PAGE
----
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NC State Vs. Boston College Preview: Bombs Away

Joshua S. Kelly-US PRESSWIRE
BC Offense 11-12
Four Factors Percent Nat'l Rank
eFG% 48.1 201
Turnover Rate 22.4 285
Off Reb Rate 22.3 343
FTA/FGA 33.7 244

BC Offense 12-13
Four Factors Percent Nat'l Rank
eFG% 50.7 97
Turnover Rate 18.7 77
Off Reb Rate 29.9 231
FTA/FGA 38.2 104

BC @ StatSheet
2012 Stats (pdf)
2013 Stats (pdf)
2013 Roster
2013 Schedule

It's year three for Steve Donahue at Boston College and the hurting hasn't stopped, but Donahue has--hang on, let me just double check this here a quick sec--yes, he has managed to create something that appears to be in the neighborhood of a Division I-caliber offense. That's a significant step after last year's whatever that was.

The Eagles are still taking a ton of threes and they're hitting them at about the same clip as last year, but they've managed to cut down on some of the turnovers and improve both inside the arc and at the free throw line. Whether the newfound ball security and success inside the arc will hold up in conference play remains to be seen. But it's clear that last year's trial by fire helped this team, which is now led by a group of experienced sophomores. I'm told they're nearly over the night terrors from their 29-point loss at Wake last season. And they've found an emerging all-conference player in Ryan Anderson.

The thing that's always terrifying about teams like this is simply the frequency with which they take three-pointers--anybody can have a hot night, and when 40% of your attempts are threes, a good performance gets magnified. And it's not just that NC State's perimeter defense is below average, it's that no team really has much control over how well its opponent shoots from three.


Joe Rahon (6-2, 195) -- So far so good for Rahon, who is playing nearly 36 minutes per game as a freshman. He isn't going to take a ton of shots, but he's been effective with the ones he does take, inside and out. He's also done a nice job distributing the ball without turning it over too much.

Lonnie Jackson (6-3, 180) --Jackson made almost 40% of his shots from beyond the arc as a three-point specialist last season, and while he's still leaning heavily on threes, his shooting percentage is down to 33.3% this year. He's been absolutely terrible inside the arc in 1+ seasons with BC, so a point of emphasis for State in this particular case should be going over the top of screens and forcing him to put the ball on the floor.

Olivier Hanlan (6-4, 188) -- Hanlan is the second-leading scorer on the team, and for now, its No. 2 option behind Anderson. He's been hurt by a 16-50 effort from three, and he could stand to cut down on turnovers, but he's also been solid inside the three-point line and he's done a good job of getting himself to the free throw line.

Patrick Heckmann (6-5, 205) -- Heckmann's involvement in the offense is down, which has paid dividends for his shooting accuracy, but turnovers remain a serious issue. Still, the fact that he's shooting 41.2% on a not-insignifcant number of three-point attempts this year is reason enough for concern.

Ryan Anderson (6-8, 220) -- Anderson's workload is up--he's taking 28.2% of the shots--and so is his efficiency this season. The non-conference schedule may have something to do with that, but it also looks like he's benefitted from narrowing his range a bit. Last year, about 29% of his shots came from three, where he was a 27.4% shooter. This ultimately was a negative for BC, because his 49.8% shooting inside the arc was quite good by team standards, while his outside shooting was subpar. This year, only 10 of his 141 field goal attempts have been threes (he's 2-10), and he's made 53.4% of his twos. He's rebounding well at both ends of the floor, getting to the line, and also bothering his fair share of shots.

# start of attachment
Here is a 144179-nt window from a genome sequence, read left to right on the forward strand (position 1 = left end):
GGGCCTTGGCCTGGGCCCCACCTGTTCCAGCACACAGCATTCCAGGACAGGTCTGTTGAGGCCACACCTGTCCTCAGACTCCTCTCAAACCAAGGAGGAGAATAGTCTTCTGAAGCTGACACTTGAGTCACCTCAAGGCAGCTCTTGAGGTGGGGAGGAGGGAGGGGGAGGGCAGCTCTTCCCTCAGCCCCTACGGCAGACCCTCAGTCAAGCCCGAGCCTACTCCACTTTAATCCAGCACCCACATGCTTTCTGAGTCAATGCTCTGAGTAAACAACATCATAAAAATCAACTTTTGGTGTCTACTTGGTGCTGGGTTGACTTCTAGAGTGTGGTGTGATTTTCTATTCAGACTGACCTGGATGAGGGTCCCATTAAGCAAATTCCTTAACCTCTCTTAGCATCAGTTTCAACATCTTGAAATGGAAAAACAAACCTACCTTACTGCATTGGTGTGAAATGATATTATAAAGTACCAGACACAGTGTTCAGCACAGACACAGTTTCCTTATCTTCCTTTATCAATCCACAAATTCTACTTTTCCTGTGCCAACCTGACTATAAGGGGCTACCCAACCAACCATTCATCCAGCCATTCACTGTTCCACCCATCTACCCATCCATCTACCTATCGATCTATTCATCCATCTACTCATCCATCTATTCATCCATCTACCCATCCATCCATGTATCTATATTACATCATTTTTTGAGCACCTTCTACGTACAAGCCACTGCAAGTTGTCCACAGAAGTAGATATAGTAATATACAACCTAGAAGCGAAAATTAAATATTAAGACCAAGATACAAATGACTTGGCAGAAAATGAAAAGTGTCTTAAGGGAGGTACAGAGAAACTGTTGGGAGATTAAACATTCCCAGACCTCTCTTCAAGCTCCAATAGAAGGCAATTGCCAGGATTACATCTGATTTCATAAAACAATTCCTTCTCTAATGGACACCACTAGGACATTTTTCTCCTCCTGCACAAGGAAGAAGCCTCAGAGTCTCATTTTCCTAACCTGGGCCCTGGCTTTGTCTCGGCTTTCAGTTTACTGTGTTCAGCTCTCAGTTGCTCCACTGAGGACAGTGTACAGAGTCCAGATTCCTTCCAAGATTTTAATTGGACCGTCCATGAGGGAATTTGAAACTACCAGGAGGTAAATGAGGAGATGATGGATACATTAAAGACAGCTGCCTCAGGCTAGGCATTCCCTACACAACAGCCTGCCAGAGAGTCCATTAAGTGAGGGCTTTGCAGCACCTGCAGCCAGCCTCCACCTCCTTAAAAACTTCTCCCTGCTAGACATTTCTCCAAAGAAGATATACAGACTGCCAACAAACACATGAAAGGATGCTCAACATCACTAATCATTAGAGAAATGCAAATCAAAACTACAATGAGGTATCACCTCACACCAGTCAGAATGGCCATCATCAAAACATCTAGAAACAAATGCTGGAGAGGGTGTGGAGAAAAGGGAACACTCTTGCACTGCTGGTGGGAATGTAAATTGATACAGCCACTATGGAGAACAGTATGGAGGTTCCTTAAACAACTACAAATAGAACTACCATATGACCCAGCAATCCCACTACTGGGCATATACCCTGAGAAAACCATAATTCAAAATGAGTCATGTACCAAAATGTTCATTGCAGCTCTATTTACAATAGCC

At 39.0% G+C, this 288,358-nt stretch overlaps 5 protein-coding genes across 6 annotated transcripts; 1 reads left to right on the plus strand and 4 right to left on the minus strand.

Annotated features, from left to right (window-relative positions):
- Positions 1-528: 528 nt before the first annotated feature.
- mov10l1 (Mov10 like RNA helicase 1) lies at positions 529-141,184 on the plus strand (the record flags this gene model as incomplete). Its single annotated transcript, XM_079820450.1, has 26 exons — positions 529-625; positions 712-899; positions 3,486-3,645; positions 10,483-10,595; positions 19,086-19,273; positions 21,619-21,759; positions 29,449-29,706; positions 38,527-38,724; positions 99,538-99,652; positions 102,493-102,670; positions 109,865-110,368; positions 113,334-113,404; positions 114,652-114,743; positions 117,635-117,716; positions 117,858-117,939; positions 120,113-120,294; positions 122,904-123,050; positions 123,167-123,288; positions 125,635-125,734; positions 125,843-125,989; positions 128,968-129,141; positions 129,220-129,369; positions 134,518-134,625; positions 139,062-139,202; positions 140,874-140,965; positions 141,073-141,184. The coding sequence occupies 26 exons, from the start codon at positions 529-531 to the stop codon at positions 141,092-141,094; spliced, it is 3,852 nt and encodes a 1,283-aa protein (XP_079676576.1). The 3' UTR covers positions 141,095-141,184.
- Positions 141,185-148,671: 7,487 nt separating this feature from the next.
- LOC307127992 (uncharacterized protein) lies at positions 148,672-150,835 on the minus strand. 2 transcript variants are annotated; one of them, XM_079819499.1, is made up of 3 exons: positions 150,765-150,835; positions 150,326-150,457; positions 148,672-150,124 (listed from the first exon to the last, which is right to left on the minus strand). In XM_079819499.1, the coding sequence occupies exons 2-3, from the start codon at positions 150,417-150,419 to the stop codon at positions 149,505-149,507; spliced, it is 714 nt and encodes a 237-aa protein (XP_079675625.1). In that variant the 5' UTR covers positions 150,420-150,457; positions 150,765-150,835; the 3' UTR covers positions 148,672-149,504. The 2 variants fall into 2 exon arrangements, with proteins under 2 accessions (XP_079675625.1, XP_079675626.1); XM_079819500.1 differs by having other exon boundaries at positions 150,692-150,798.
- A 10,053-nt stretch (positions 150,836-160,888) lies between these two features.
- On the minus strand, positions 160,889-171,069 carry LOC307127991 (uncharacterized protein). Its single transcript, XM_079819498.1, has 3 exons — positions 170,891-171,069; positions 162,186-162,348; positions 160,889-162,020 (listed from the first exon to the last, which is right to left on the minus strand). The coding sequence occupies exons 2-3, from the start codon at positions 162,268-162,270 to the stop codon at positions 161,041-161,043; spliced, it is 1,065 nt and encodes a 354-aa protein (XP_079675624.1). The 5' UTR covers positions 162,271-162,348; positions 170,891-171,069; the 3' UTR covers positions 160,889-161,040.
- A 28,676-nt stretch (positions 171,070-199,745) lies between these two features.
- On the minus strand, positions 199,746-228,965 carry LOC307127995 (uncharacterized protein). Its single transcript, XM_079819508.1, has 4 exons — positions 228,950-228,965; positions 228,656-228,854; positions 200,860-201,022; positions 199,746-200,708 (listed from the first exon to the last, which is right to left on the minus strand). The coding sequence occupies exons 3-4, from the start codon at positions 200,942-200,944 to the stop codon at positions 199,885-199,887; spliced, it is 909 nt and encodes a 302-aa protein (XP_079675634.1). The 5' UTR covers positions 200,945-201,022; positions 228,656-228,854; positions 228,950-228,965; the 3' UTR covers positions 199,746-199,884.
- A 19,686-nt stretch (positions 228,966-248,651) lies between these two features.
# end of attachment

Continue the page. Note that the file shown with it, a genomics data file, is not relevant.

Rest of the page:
Dennis Clifford (7-0, 250), Eddie Odio (6-7, 205), Andrew Van Nest (6-10, 247). Odio was the only bench player to play more than eight minutes in Boston College's last game, a 21-point win over Dartmouth. But it seems likely that the Eagles will need a forward beyond Odio and Anderson to play significant minutes against NC State, and Clifford, who has made seven starts this year, is the most likely guy to fill that role. Van Nest has missed the last three games because of a concussion, and I'm not sure if he'll be able to play or not.

Odio will shoot rarely--NC State's biggest concern is his strong offensive rebounding ability, which could give him some easy buckets here and there. Keep him off the glass and he probably won't have much of an impact on the scoreboard.

Clifford is an effective scorer in the paint and aside from Anderson, he's the best overall rebounder the Eagles have. Van Nest, who played sparingly at Harvard for two seasons, is a graduate transfer who subscribes to the ol' "if you can't lose to them, join them" line of thinking--at least I think that's how that goes. He would be well served not to shoot from outside nearly as often as he has throughout his career.

BC Defense 11-12
Four Factors Percent Nat'l Rank
eFG% 49.5 196
Turnover Rate 18.1 285
Off Reb Rate 32.8 205
FTA/FGA 28.4 23

BC Defense 12-13
Four Factors Percent Nat'l Rank
eFG% 49.0 204
Turnover Rate 17.3 308
Off Reb Rate 27.6 40
FTA/FGA 29.1 67

Boston College's struggles at this end of the floor are still clear enough--this is, by tempo-free standards, the worst defense Donahue has had in Chestnut Hill. It's not a disruptive group by any means, and while their turnover rate illustrates that, it's worth noting that the Eagles rank below 200 in both the steal and block rate categories. So it is imperative for these guys to continue rebounding well defensively, because beyond their inability to force turnovers, their 2FG% defense is just average.

The Pomeroy Predictor likes NC State by eight.